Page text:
The COVID-19 pandemic is an example of the potential impact from emerging zoonotic infectious diseases. During the early stages of the pandemic I supported CMMID at LSHTM with their data management pipeline and was a member of the COVID-19 working group. As case numbers in the UK increased after the summer I reduced my role in the epidemiological and modelling work to increase the amount of time I could contribute to the clinical response.

COVID-19 and the association with smoking

Since March 2020 I have also been involved in a project investigating the association of smoking and SARS-CoV-2 infection, and COVID-19 severity and mortality. This work has been led by Olga Perski and colleagues at UCL-Tobacco and Alcohol Research Group.

Current and former smoking is associated with worse outcomes and increased rates of hospitalisation from respiratory infections such as Respiratory Synciatial Virus, Influenza viruses and bacterial infections. Because of this there was an early concern about how the pandemic caused by SARS-CoV-2 may interact with smoking.

Early data released from healthcare services in China in the early parts of 2020 suggested that smoking was not a significant risk factor for COVID-19 disease. Whether this was a true effect or reflected poor recording or reporting was unclear. We began to synthesise the published and pre-print literature to investigate the specific association of smoking and COVID-19. This was initially performed as a report for the Royal College of Physicians, London and was expanded following a request from Public Health England.

Quit for COVID

Figure 1: Quit for COVID

Other work

Another group that were potentially at greater risk of adverse outcomes from COVID-19 infection were individuals suffering with Sickle Cell Disease. We wrote a commentary piece to draw attention to this group of individuals who are more prevalent in sub-Saharan countries in Africa that also suffer from a further burden of often under-developed healthcare infrastructure (Dexter et al. 2020)

Along with colleagues from the PANDORA network we tried to identify the countries that could be at greatest risk of importation of cases early in the epidemic based off flight data (Haider et al. 2020)

AMR and Chickens

I have been involved in two recently published studies investigating the prevalence of AMR in chicken farms in Malaysia. This work has been led by Abdinasir Osman (ORCiD) and Sharifo Ali-Elmi (ORCiD).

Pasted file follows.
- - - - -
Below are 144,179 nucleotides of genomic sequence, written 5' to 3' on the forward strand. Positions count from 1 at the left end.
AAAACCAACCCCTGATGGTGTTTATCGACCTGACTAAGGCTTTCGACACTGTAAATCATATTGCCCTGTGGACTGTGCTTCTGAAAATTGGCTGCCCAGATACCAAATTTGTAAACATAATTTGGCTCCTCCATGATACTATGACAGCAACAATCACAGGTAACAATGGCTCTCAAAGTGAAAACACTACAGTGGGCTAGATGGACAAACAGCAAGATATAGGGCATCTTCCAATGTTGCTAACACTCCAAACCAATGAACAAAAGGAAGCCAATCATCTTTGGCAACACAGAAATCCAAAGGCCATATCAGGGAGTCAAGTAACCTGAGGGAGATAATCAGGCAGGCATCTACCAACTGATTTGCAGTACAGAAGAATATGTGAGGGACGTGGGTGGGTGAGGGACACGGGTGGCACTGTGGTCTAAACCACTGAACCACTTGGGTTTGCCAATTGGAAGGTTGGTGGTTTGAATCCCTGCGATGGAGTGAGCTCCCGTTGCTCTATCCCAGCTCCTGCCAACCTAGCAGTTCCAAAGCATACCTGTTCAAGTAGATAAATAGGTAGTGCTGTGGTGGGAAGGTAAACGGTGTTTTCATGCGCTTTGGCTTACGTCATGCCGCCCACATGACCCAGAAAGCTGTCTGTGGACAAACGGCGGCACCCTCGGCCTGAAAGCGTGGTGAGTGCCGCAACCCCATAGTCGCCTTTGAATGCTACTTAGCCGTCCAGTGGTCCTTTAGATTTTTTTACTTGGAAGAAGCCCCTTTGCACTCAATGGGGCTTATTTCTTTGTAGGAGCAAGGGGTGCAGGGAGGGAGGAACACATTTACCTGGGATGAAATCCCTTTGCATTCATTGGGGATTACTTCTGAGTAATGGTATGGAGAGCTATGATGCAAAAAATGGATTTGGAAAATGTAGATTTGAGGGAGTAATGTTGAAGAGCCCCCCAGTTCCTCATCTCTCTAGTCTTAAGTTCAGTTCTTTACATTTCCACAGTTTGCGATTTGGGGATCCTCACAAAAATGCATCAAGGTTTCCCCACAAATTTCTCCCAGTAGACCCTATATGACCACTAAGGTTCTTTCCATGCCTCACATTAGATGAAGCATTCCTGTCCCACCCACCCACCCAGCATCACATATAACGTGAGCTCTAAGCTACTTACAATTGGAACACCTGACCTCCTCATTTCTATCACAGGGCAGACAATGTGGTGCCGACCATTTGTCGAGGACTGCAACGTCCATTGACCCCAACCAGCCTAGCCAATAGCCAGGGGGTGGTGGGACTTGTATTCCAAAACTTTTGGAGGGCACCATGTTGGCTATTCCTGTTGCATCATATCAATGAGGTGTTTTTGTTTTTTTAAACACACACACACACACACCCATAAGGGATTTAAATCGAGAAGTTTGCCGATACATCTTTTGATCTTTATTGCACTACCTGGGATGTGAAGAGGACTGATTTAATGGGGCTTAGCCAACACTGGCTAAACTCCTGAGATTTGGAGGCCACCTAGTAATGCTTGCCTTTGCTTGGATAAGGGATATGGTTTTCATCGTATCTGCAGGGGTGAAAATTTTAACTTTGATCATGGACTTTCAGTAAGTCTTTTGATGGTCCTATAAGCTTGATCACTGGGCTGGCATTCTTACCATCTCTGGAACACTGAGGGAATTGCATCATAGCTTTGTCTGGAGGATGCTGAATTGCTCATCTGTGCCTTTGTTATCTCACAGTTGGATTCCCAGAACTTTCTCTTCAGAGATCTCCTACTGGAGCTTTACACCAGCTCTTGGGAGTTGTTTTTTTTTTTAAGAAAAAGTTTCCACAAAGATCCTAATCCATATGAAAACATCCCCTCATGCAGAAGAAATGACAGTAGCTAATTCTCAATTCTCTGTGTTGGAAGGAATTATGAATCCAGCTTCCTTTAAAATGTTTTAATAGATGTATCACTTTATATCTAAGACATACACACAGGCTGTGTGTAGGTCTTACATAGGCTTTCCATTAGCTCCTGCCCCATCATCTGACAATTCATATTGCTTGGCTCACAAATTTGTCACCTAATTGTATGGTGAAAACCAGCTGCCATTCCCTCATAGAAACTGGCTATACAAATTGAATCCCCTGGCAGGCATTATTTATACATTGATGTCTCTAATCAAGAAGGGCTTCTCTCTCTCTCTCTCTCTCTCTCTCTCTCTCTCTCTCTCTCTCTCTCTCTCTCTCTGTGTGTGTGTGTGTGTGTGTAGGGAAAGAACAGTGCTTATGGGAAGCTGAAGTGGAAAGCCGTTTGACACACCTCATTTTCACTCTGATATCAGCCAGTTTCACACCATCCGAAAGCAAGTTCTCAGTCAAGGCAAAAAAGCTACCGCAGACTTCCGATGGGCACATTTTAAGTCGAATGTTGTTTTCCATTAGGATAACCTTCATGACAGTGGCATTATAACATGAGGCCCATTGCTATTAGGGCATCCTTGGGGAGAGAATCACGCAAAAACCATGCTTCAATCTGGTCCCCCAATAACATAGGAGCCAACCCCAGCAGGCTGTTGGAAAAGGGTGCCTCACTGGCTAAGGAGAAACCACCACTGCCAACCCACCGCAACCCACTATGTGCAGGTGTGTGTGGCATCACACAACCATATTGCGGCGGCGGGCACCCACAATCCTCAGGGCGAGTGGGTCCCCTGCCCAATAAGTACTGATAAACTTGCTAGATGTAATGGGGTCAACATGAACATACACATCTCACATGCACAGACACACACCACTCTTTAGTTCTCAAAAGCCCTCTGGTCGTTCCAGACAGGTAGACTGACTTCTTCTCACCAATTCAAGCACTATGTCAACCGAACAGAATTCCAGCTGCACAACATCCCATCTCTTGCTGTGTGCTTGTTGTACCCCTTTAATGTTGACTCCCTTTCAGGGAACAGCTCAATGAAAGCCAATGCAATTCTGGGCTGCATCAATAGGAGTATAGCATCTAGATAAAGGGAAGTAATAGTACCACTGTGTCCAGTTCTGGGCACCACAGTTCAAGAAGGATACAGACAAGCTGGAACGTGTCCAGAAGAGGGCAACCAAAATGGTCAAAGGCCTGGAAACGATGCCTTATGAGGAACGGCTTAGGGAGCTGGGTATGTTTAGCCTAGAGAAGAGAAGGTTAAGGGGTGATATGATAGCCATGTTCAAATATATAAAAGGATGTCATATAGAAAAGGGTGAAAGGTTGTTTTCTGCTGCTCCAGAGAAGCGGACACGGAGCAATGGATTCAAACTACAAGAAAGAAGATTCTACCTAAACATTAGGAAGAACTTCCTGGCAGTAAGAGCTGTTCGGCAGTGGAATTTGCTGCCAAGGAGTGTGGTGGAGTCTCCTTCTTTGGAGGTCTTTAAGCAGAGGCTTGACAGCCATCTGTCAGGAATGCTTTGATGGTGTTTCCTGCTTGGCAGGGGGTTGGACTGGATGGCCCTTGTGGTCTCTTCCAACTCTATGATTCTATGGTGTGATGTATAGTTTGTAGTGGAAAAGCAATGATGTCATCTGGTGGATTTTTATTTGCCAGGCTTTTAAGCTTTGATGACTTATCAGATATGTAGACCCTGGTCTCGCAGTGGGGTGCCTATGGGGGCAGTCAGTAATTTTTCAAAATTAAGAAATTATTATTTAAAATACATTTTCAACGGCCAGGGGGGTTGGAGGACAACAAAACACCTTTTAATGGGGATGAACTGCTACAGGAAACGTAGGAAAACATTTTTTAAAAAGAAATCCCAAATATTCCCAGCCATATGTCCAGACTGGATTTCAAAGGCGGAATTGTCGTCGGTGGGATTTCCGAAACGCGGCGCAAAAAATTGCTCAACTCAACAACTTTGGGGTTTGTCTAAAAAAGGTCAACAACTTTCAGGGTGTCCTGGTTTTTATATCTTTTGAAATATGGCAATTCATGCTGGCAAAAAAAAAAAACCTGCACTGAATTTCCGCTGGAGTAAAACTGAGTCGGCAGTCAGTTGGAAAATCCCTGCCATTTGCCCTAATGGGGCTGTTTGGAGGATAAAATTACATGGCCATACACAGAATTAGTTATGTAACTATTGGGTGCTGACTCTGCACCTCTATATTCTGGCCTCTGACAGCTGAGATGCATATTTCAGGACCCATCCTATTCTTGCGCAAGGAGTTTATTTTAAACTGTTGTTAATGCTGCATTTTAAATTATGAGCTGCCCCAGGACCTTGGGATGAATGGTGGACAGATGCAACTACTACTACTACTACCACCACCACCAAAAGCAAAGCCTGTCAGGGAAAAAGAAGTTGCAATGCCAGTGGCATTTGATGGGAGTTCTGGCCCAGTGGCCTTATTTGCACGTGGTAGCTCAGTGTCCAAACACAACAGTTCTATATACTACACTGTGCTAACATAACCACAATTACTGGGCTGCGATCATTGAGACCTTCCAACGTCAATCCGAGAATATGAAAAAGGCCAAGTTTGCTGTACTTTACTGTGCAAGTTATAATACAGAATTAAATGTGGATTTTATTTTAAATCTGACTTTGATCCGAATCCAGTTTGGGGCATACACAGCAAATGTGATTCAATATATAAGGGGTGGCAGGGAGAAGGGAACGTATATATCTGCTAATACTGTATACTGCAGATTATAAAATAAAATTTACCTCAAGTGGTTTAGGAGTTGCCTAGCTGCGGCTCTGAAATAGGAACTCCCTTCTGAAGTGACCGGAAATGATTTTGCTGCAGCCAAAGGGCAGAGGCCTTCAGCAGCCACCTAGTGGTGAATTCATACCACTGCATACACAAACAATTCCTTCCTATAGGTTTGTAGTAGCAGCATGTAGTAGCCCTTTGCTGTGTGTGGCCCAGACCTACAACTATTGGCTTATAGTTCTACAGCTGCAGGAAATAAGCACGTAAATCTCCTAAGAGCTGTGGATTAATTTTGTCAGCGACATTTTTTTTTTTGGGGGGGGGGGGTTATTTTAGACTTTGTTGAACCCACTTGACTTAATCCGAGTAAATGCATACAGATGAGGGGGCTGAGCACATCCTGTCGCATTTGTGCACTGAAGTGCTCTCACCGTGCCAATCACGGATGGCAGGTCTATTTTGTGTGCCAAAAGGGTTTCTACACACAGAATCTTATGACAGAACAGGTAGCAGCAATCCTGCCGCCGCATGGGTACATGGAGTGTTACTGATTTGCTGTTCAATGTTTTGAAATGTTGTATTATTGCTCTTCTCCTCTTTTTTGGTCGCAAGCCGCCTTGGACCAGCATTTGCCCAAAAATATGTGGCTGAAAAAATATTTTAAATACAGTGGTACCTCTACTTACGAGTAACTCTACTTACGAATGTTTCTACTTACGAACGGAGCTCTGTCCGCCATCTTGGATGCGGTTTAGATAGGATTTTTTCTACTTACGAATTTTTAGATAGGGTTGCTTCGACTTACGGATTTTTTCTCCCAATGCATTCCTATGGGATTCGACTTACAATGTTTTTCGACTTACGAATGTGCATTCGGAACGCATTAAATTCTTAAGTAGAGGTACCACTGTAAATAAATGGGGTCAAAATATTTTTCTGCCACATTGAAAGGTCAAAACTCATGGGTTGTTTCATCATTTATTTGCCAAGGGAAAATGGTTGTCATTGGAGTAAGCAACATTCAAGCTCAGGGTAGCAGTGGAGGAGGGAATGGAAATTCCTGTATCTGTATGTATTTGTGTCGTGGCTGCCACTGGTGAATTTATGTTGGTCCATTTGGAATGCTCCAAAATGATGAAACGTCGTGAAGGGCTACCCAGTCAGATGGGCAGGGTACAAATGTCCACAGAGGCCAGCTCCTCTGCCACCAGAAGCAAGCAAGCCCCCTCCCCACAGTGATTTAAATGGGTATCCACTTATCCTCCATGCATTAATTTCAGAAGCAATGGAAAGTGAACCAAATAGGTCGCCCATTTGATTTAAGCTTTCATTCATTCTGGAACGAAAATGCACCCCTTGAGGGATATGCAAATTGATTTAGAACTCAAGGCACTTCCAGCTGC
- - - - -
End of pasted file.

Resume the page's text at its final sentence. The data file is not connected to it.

1. Antimicrobial Resistance Patterns and Risk Factors Associated with Salmonella spp. Isolates from Poultry Farms in the East Coast of Peninsular Malaysia: A Cross-Sectional Study. Available from pathogens.
  2. Identification of Risk Factors Associated with Resistant Escherichia coli Isolates from Poultry Farms in the East Coast of Peninsular Malaysia: A Cross Sectional Study. Availables from antibiotics.
Arruda, Liã Bárbara, Najmul Haider, Ayodeji Olayemi, David Simons, Deborah Ehichioya, Adesola Yinka-Ogunleye, Rashid Ansumana, et al. 2021. “The Niche of One Health Approaches in Lassa Fever Surveillance and Control.” Annals of Clinical Microbiology and Antimicrobials 20 (1): 1–12.
Berguido, Francisco J., Sanne Charles Bodjo, Angelika Loitsch, and Adama Diallo. 2016. “Specific Detection of Peste Des Petits Ruminants Virus Antibodies in Sheep and Goat Sera by the Luciferase Immunoprecipitation System.” Journal of Virological Methods 227 (January): 40–46. https://doi.org/10.1016/j.jviromet.2015.10.008.
Dexter, Daniel, David Simons, Charles Kiyaga, Nathan Kapata, Francine Ntoumi, Richard Kock, and Alimuddin Zumla. 2020. “Mitigating the Effect of the COVID-19 Pandemic on Sickle Cell Disease Services in African Countries.” The Lancet Haematology 7 (6): e430–32. https://doi.org/10.1016/S2352-3026(20)30122-8.
Haider, Najmul, Alexei Yavlinsky, David Simons, Abdinasir Yusuf Osman, Francine Ntoumi, Alimuddin Zumla, and Richard Kock. 2020. “Passengers’ Destinations from China: Low Risk of Novel Coronavirus (2019-nCoV) Transmission into Africa and South America.” Epidemiology & Infection 148. https://doi.org/10.1017/S0950268820000424.